Assessing the Ramifications of the National League’s Decision to Cancel All Remaining Fixtures

Assessing the Ramifications of the National League's Decision to Cancel All Remaining Fixtures
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National League clubs have voted in favour of cancelling all remaining fixtures. 

The fifth and sixth levels of English football were suspended last month and members have now ratified the decision to end the season permanently. The news comes after all divisions below National League level had their seasons expunged on 26 March. 

90% of clubs voted on the resolution, with a clear majority of sides voicing their preference that the campaign be cancelled.

“At a time when the entire country is wrestling with the devastating impact of Covid-19, the cancellation of the remaining normal season matches brings a degree of certainty to our Clubs coping with the business implications of the virus,” National League Chief Executive Officer, Michael Tattersall said in a ​statement.

“In consideration of the very serious and unprecedented national public health emergency caused by the coronavirus, National League, National League North and National League South football activities have been suspended since 16 March. 

“The options concerning the sporting outcomes of the 2019/20 season remain under careful and timely consideration, and further updates will be given in due course.”

So, what does this actually mean and has the correct decision been made?


Ian Evatt

One of the principal ramifications of this decision is the lively debate that is now bound to erupt over how promotion and relegation should be decided. In the National League, Ian Evatt’s Barrow have been a revelation this season, bringing a swaggering, tiki-tika inspired football to Cumbria.

They are also currently four points clear at the top of the table and were strong favourites to win automatic promotion back to the Football League for the first time since the 1970s.  

But now, what happens? Denying Evatt’s side promotion has strong arguments for and against. The relegation battle is even more complicated with up to 11 teams still fighting for survival prior to this decision.

Similar issues exists in the National League North and National League South promotion races, though relegation is not an issue due to the divisions below already being cancelled. 

This decision may also set a precedent for higher divisions to be permanently halted. Though the ​Premier Lea​gue is unlikely to be cancelled for financial reasons, the rest of English football could potentially follow the National League’s lead. 

Potential Solutions 

General Views of Sport Venues after events postponed due to Covid-19

There seems to be three ways of solving these arguments – finalising league positions as they are, using a points per game system or expunging all results.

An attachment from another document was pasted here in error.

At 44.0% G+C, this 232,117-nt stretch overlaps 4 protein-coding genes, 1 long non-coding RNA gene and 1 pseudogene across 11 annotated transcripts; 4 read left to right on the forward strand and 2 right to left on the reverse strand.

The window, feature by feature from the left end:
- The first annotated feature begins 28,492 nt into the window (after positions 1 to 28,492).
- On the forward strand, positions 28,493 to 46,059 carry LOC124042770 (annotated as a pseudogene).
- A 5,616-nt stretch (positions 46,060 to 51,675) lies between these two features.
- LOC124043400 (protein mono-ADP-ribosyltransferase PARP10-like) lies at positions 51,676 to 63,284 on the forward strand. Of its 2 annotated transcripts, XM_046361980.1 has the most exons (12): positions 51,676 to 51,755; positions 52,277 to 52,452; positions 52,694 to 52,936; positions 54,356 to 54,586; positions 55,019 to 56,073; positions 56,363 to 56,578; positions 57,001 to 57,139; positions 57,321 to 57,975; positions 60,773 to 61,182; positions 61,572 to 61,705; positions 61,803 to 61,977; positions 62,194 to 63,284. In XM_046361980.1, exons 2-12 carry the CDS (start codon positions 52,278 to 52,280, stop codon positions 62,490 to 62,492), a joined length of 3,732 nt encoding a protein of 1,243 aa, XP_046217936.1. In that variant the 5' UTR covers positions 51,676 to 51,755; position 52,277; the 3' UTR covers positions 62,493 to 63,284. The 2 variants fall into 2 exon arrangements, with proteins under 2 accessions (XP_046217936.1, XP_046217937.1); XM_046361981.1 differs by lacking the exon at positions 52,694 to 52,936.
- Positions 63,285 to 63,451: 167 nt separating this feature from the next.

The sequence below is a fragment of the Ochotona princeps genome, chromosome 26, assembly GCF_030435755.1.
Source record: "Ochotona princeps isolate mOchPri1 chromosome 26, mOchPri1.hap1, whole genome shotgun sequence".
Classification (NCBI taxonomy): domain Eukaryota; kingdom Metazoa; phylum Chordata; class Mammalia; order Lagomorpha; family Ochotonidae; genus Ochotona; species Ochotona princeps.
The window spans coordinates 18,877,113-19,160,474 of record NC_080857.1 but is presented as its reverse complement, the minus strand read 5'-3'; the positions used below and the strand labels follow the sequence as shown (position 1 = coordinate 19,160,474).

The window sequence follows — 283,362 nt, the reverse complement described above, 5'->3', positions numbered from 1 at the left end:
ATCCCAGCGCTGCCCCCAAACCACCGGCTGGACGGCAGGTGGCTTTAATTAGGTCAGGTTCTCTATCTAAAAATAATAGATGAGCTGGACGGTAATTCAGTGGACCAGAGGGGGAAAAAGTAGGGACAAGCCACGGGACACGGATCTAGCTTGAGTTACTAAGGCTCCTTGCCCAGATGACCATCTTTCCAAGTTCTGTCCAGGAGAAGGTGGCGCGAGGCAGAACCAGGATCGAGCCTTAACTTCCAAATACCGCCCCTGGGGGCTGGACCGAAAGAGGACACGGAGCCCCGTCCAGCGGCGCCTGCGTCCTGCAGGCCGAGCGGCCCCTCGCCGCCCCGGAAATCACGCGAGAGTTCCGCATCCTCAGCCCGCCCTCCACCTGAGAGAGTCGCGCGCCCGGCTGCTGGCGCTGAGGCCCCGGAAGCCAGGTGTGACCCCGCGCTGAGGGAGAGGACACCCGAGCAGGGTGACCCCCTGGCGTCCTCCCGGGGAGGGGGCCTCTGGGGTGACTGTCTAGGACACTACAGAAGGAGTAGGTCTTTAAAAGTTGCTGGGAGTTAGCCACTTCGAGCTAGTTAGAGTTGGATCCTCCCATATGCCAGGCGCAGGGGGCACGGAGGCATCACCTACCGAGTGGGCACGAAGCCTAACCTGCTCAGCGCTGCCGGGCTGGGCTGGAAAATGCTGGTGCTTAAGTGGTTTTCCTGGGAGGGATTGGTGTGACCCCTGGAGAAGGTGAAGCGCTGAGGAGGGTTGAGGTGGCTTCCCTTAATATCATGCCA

Any one of these options will cause all manner of disagreements. In the North, title chasing York City and Kings Lynn Town had wildly different run-ins to come – a phenomenon that is replicated across all three divisions. This makes the first two options extremely contentious, as teams are not being judged on a level playing field.

Because of these issues, it is perhaps best to expunge the season – but as the decision to do this to lower divisions has shown, this is also not a perfect solution. 

The FA have attracted massive criticism for their uneven handling of the situation. For example, they have refused to allow disciplinary fines to be waverred despite all other aspects of the season being expunged. 

Several key figures in non-league were so outraged by the FA’s decision to render the season null and void, they walked out on their clubs due to disillusionment. Some teams are even preparing a legal challenge to the decision. 

See, not an easy one is it?

Pros of the Decision

Liam McAlinden

As mentioned in the statement, the main advantage of the decision is the financial certainty that it gives non-league teams and players.​

Many clubs are in dire straits financially and now they know they do not have to fulfil their remaining fixtures, operations can be streamlined.

Hopefully, this will prevent more clubs going the way of Rhyl, who announced they were preparing for liquidation after 141 years of existence. 

Cons of the Decision

Hampton and Richmond Borough v Weymouth - National League South

From a player, fan, manager or chairman’s​ perspective it must be disheartening to see months of work and thousands of pounds of investment amount to nothing. 

There’s also doubts as to why the National League is prioritising the start of next season when there’s still fixtures to complete and no concrete return date. 

If the season is expunged as well, it gives a free pass to Stevenage to remain in the Football League when it could be argued that Barrow perhaps, maybe, possibly deserve it more? 

Oh yeah, and the non-league pyramid was supposed to undergo a major restructuring at the end of the season. That’s just not happening is it?

For more from Matt O’Connor-Simpson, follow him on Twitter! 

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